Sunday, May 25, 2008

Two biographies of John Dos Passos compared.

Townsend Ludington's 1980 and Virginia Spencer Carr's 1984 volumes weigh in about the same, over five hundred pages of closely printed text. I have the hardcovers, although both biographies have appeared in paperback reprints, Ludington's a decade ago and Carr a few years back. Despite his earlier works being edited by Ludington in three handsome installments in the Library of America series in the past few years, even these languish, absent even from the giant city libraries near me. Outside of nods to the USA trilogy or maybe "Manhattan Transfer" or in a pinch, "Three Soldiers," not many readers bother with him.

Conventional wisdom, shared even by his admirers, tends to denigrate his later novels and histories and biographies, after his gradual embrace of "middle-class liberalism" after his disillusionment with the manipulation of the Left by Stalinists in the 1920s and 1930s. None of his works remain in print which were written after his fall from favor with the Left. The Library of America selections span the twenties and thirties, and it's for his rendering of the ideas, events, and trends of the first three decades of the last century that Dos Passos will be remembered. Like many writers who outlasted their early impact and kept at it, he resented being labelled the "USA" author forty years later, but without this contribution to American literature, there'd be no pair of hefty biographies on my shelf or any other that matter over a century after his birth.

Few today may read Dos Passos, at least in America, but as with Jack London, Upton Sinclair, or James T. Farrell, this one time literary lion of the Left inspired many in Europe and the Third World with his chronicles that mingled a Camera Eye of the passing scene, a mordant Newsreel span of current events from the Wilson-Harding-Coolidge-Hoover years, and meticulously observed, if often distant and mechanical, scurryings of individuals as they resisted the machinations of "competitive Capital," "Monopoly Capital," and the triumph of the Organization Man, with "the big money."

Ludington gains the edge over Carr for his diligent incorporation of Dos Passos' correspondence, which he corrected from its previous printing as the collected letters. Carr earns her merit by adding the letters to DP, from his agent Bernice Baumgartner, his first wife Katy, Hemingway, Edmund Wilson, and others who hated and loved DP. Ludington tends to concentrate more on DP's own career; Carr expands to notice, for example, F. Scott Fitzgerald complaining to Max Perkins about sales of "Tender is the Night" vs. "1919," or Edmund Wilson's sangfroid in his letters vs. his astonishing poverty at one point.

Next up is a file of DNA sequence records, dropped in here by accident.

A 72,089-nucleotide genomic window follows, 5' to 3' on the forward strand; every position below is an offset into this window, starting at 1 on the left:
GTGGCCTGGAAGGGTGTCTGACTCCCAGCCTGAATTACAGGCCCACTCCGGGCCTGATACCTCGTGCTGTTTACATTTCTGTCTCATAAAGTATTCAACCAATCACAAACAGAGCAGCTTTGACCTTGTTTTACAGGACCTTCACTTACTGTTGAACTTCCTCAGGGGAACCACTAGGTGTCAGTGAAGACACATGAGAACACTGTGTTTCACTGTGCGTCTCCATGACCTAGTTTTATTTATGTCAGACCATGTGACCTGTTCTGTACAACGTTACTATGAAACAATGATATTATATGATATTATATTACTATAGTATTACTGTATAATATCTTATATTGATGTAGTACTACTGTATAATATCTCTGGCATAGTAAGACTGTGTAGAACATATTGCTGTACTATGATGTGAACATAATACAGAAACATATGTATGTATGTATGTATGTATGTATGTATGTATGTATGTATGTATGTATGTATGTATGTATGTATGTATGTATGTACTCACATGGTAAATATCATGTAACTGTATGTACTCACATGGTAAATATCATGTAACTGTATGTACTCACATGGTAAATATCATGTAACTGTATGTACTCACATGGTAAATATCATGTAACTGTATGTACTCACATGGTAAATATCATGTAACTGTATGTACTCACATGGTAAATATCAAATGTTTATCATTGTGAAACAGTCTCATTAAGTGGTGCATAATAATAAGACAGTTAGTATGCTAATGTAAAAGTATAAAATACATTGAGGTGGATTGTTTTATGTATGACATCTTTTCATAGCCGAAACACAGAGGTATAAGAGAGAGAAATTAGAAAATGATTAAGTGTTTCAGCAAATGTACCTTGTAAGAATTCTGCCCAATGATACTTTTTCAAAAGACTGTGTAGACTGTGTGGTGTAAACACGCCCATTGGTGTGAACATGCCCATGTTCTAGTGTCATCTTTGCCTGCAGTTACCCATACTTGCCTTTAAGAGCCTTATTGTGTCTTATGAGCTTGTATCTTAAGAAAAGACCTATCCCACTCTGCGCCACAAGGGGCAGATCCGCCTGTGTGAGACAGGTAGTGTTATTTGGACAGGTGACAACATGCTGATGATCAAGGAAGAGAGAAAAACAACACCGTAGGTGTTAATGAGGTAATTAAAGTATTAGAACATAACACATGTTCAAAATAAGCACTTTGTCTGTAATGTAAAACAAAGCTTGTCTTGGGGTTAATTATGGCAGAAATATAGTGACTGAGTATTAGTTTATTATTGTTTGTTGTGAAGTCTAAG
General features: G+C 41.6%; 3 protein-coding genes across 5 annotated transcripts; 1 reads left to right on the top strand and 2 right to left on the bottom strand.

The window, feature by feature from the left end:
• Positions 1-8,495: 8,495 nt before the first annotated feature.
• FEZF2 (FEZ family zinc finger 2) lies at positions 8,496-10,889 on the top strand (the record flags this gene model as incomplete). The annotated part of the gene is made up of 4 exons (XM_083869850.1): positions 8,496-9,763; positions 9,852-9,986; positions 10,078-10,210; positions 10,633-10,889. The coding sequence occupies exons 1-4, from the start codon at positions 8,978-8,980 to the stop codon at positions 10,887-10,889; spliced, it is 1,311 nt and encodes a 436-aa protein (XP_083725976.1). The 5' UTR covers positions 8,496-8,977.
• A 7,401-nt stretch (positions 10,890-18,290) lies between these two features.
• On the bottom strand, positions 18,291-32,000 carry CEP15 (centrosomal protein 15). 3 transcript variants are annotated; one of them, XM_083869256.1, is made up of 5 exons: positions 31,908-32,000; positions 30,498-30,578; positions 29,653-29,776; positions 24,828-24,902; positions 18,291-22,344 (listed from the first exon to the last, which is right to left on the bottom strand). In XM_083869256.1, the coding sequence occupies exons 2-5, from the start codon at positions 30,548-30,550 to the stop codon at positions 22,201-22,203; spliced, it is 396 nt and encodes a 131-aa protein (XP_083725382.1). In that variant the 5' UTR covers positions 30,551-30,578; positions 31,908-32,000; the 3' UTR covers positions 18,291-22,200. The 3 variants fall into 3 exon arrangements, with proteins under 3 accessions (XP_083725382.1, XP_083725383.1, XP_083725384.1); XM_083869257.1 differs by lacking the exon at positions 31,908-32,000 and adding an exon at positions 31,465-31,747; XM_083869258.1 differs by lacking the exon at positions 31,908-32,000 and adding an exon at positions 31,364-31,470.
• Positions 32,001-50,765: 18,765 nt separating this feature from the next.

Neither biographer gives much notice to the actual works. Ludington's masterful comparison of the real event that DP reported on vs. its transformation as the "Body of an American" section in USA that covered the selection of one of four bodies for the WWI representative of the Tomb of the Unknown Soldier remains an anomaly. He tends to cite a few reviews of each work after a brief paragraph or two summarizing each DP book as it was issued. Carr adds more context and often quotes a far greater range of positive and negative reviews for each work, but she rarely offers her own judgment of the work at hand.

Ludington stresses, as his subtitle emphasizes, the "odyssey" intellectually and politically that DP made over the century. You understand his opposition to technocrats, centralized power, and elite planners who conspire to ruin liberty and crush self-government, according to DP's constant resentment. You also understand, against the frequent criticism of his fiction, why DP relies on cliché and cant. He strives to make you listen to the truckdriver, the lobbyist, the ad-man, the gladhander, or the idealist who walked among us once, especially in an era before TV managed to empower the spin doctors and when radio or film could spend their own charms trying to sway the masses. His characters, from "Manhattan Transfer" on, remain less lovable and more caricatured than those created by his peers, but DP meant to use them as true satirists do, as Thackeray did in "Vanity Fair," to highlight the shortcomings and exaggerate the ambitions that ordinary folks harbored.

Ludington sums up DP's "lover's quarrel with the world." (507) You appreciate how he could go from marching for miners in Harlan County or against the conviction of Sacco & Vanzetti to sharing a stage with John Wayne, if not Strom Thurmond! He stubbornly, as Ludington documents, sought the ideal of Jefferson's gentleman farmer-- especially after inheriting his father's plantations on the Potomac-- while somehow having to live hand-to-mouth for years, borrowing from his friends constantly, writing incessantly, and travelling studiously as a free-lance journalist in war and peacetime, home and abroad, always talking to whomever he met, thinking and listening just as carefully. Ludington, more than Carr, shows how far this habitual stance of self-reliance could take him, into dangerous support at one time of Joe McCarthy, such were his distrusts of American weakness against his former Communist cabal. Dos Passos kept warning his audience, however much it dwindled, of the dangers of power when concentrated into the hands of a few, no matter their rhetoric of inclusion.